Through experimentation, it was observed that the shorting mechanism may be controlled by an appropriate choice of Vds (i.e., approaching or above the trigger voltage VTR 202 for an ON STATE transistor and below the trigger voltage VTR 202 for an OFF STATE transistor). Further, through experimentation it was also observed that the use of repeated (“pulsed”) applications of a “burn-in” voltage that approaches the trigger voltage VTR 202 may permit faster and more controllable break down/short out of the MOS transistor device without as much destructive damage to the MOS transistor device. Further, by using repeated pulses the burn-in voltage may be reduced further than when a single pulse is used so there is less destructive damage to the MOS transistor device while still obtaining the desired break down/short out of the MOS transistor device. When using repeated pulses, the absolute value of the burn-in voltage may be as much as one volt less than the absolute value of the trigger voltage and still provide reasonable programming ability. Typically, a burn-in voltage within a half a volt of the trigger voltage provides the most reliable programming results. As the burn-in voltage is reduced, the number and/or duration of pulses needed to program (i.e. break down/short out) the MOS transistor device is increased since there will be less damage accumulated for each pulse using the lower burn-in voltage. Thus, depending on the gate voltage (Vg) and an appropriate choice of drain voltage (Vd) a controlled permanent break down (i.e., short) of the MOS transistor device may be avoided or forced to occur. Combining control of the break down of the MOS transistor in accordance with the gate voltage (Vg) and the fact that in a typical SRAM cell circuit there are two complementary storage nodes associated with transistors at opposite voltage data states (HIGH/LOW), one may permanently program (i.e., “burn-in”) a given SRAM cell circuit depending on the data state that was written into the SRAM cell circuit prior to the electrical programming event. The modifications may be done by adding additional devices to a basic SRAM cell circuit (6T, 8T, etc.). A standard 6T SRAM cell circuit is discussed throughout this disclosure, but other embodiments may utilize other SRAM cell circuit configurations. For the example embodiment discussed in this disclosure, the additional devices are PMOS devices since PMOS devices are generally easier to implement in the typical layout of SRAM bitcell circuits. However, it is understood that the additional devices may be NMOS transistors instead of PMOS transistors. It may be necessary to change the “normal” state of the shorted voltage (e.g., connect to Vdd corresponding to a HIGH data value rather than to ground). Alternatively, one may simply load complementary data of the final desired data into the SRAM bitcells prior to programming in order to account for the fact that an NMOS transistor is in the ON STATE for the opposite value of the gate voltage (Vg) as the Vg ON STATE for a PMOS transistor. For the 90 nm process technology of the example embodiment discussed in this disclosure, a PMOS device is in the ON STATE when Vg is 0V and an NMOS device is in the ON STATE when Vg is 1V.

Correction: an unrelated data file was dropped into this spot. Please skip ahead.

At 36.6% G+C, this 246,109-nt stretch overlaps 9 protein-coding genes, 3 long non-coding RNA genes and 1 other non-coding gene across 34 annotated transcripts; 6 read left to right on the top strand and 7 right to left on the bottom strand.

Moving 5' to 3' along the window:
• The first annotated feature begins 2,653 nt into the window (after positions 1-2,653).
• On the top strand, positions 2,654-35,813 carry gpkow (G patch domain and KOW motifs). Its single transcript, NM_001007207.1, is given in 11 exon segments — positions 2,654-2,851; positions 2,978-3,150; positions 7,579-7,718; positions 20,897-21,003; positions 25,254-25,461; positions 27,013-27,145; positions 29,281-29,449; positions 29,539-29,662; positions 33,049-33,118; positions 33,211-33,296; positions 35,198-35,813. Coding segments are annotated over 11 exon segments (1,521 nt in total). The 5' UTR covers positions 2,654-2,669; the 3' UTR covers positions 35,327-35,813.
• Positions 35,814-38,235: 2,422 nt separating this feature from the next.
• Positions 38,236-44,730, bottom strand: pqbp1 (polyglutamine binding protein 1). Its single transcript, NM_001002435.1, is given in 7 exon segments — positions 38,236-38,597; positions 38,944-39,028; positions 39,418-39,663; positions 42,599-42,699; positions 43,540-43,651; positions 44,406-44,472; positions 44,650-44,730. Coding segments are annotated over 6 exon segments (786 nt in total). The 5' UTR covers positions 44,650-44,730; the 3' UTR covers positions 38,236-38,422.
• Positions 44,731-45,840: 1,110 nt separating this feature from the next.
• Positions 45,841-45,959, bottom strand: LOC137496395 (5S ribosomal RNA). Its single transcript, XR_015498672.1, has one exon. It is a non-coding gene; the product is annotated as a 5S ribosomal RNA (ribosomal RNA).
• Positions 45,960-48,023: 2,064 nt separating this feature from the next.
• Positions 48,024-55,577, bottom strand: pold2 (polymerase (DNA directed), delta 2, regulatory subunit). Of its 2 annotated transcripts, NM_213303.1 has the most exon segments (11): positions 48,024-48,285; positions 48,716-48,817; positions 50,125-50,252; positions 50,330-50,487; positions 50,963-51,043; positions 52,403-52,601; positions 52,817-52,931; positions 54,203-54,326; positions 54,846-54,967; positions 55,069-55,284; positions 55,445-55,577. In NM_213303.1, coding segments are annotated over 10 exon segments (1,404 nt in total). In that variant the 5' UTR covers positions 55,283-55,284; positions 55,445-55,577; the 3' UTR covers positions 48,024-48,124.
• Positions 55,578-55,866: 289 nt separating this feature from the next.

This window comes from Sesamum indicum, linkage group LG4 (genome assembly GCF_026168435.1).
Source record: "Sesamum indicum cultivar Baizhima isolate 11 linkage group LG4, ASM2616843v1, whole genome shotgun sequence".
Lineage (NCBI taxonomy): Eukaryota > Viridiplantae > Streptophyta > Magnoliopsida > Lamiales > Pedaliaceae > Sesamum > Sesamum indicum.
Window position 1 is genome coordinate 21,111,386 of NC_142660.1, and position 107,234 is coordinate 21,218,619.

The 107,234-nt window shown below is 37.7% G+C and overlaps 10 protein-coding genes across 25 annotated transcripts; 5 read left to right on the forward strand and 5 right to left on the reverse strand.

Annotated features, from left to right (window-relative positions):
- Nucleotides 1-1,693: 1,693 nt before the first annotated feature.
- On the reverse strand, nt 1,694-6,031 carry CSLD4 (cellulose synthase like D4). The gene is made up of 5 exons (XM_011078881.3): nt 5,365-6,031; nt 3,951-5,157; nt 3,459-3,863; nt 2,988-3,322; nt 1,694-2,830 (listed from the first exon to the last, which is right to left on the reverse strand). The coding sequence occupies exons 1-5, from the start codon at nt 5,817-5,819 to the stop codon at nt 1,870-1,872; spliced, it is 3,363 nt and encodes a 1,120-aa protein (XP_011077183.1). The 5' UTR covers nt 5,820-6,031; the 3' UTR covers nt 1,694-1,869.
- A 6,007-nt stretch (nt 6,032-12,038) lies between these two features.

FIG. 3A is a schematic symbol representation 300 of a folded P-channel MOS (PMOS) transistor with voltage values for programming of an embodiment shown. The PMOS transistor 300 illustrated in FIG. 3A is a folded-gate device. If desired, the folded-gate transistor 300 may also be schematically represented as two transistors (see FIG. 7) connected in series from drain to source. The gate 314 voltage (Vg) may be either 0V or 1V. The source 310 and body 316 are held at 1V. In order for the PMOS transistor to be “programmed,” the transistor should be in the ON STATE. Thus, the gate 314 voltage (Vg) is 0V since a PMOS device is put in an ON STATE when the gate is at 0V. With the gate at 0V (PMOS device in the ON STATE), to experimentally find the proper trigger voltage VTR, the drain 312 voltage (Vd) is ramped. For the 90 nm process technology of the example discussed in this disclosure, the drain 312 voltage (Vd) is ramped from 1V to −5V or −6V. At some value of Vd (typically between −5V and −6V) the PMOS transistor breaks down catastrophically. When the absolute value of the drain 314 voltage (Vd) is below 5V, no catastrophic failure takes place, but some lesser amount of permanent damage is observed. The lesser amount of permanent damage accumulates as the drain 314 voltage (Vd) is cycled between −5V and 1V. To enhance reliability and avoid excessive damage, it may be desirable to cycle the drain 314 voltage (Vd) to a slightly lower voltage to produce a repeated stress pattern rather than ramp the drain 314 voltage (Vd) until catastrophic failure. By cycling the drain 314 voltage (Vd) to a slightly lower voltage, the failure mechanism for the MOS transistor becomes more repeatable. When the PMOS transistor is in the OFF STATE (gate 310 voltage held at 1V), the transistor shows relatively little damage when subjected to the same ramp voltage, or especially when subjected to the cycles of the repeated stress pattern with a slightly lower voltage suggested to program/“burn-in” a device, as an ON STATE device that has been “burned-in.”